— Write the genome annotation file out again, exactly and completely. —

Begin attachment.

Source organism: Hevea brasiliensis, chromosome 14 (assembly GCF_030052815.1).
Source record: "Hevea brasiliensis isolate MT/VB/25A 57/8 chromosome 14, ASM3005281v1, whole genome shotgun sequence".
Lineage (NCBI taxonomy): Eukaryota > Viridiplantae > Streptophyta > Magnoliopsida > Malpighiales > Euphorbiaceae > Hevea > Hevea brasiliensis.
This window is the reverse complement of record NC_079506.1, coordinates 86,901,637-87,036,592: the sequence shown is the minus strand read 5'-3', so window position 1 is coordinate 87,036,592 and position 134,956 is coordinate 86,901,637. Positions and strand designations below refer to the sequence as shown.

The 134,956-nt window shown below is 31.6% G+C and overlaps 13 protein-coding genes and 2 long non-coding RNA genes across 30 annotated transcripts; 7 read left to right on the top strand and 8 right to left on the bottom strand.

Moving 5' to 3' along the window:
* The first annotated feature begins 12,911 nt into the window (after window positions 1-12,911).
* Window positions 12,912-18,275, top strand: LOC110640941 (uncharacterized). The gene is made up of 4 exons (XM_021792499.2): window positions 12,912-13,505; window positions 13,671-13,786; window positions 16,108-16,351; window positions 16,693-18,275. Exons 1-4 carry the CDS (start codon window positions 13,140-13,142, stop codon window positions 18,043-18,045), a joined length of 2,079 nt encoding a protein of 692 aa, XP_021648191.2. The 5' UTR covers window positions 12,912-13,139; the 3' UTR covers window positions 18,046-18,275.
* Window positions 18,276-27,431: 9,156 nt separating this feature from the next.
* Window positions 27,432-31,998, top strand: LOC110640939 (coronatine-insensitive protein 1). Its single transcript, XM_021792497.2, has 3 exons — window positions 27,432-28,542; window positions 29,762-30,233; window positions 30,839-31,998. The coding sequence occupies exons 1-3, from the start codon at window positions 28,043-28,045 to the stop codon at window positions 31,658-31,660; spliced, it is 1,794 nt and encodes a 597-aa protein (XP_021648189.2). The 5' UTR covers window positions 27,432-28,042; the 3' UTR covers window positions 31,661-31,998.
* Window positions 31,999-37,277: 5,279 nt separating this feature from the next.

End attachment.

Source organism: Hevea brasiliensis, chromosome 14 (assembly GCF_030052815.1).
Source record: "Hevea brasiliensis isolate MT/VB/25A 57/8 chromosome 14, ASM3005281v1, whole genome shotgun sequence".
Lineage (NCBI taxonomy): Eukaryota > Viridiplantae > Streptophyta > Magnoliopsida > Malpighiales > Euphorbiaceae > Hevea > Hevea brasiliensis.
This window is the reverse complement of record NC_079506.1, coordinates 86,901,637-87,036,592: the sequence shown is the minus strand read 5'-3', so window position 1 is coordinate 87,036,592 and position 134,956 is coordinate 86,901,637. Positions and strand designations below refer to the sequence as shown.

The 134,956-nt window shown below is 31.6% G+C and overlaps 13 protein-coding genes and 2 long non-coding RNA genes across 30 annotated transcripts; 7 read left to right on the top strand and 8 right to left on the bottom strand.

Moving 5' to 3' along the window:
* The first annotated feature begins 12,911 nt into the window (after window positions 1-12,911).
* Window positions 12,912-18,275, top strand: LOC110640941 (uncharacterized). The gene is made up of 4 exons (XM_021792499.2): window positions 12,912-13,505; window positions 13,671-13,786; window positions 16,108-16,351; window positions 16,693-18,275. Exons 1-4 carry the CDS (start codon window positions 13,140-13,142, stop codon window positions 18,043-18,045), a joined length of 2,079 nt encoding a protein of 692 aa, XP_021648191.2. The 5' UTR covers window positions 12,912-13,139; the 3' UTR covers window positions 18,046-18,275.
* Window positions 18,276-27,431: 9,156 nt separating this feature from the next.
* Window positions 27,432-31,998, top strand: LOC110640939 (coronatine-insensitive protein 1). Its single transcript, XM_021792497.2, has 3 exons — window positions 27,432-28,542; window positions 29,762-30,233; window positions 30,839-31,998. The coding sequence occupies exons 1-3, from the start codon at window positions 28,043-28,045 to the stop codon at window positions 31,658-31,660; spliced, it is 1,794 nt and encodes a 597-aa protein (XP_021648189.2). The 5' UTR covers window positions 27,432-28,042; the 3' UTR covers window positions 31,661-31,998.
* Window positions 31,999-37,277: 5,279 nt separating this feature from the next.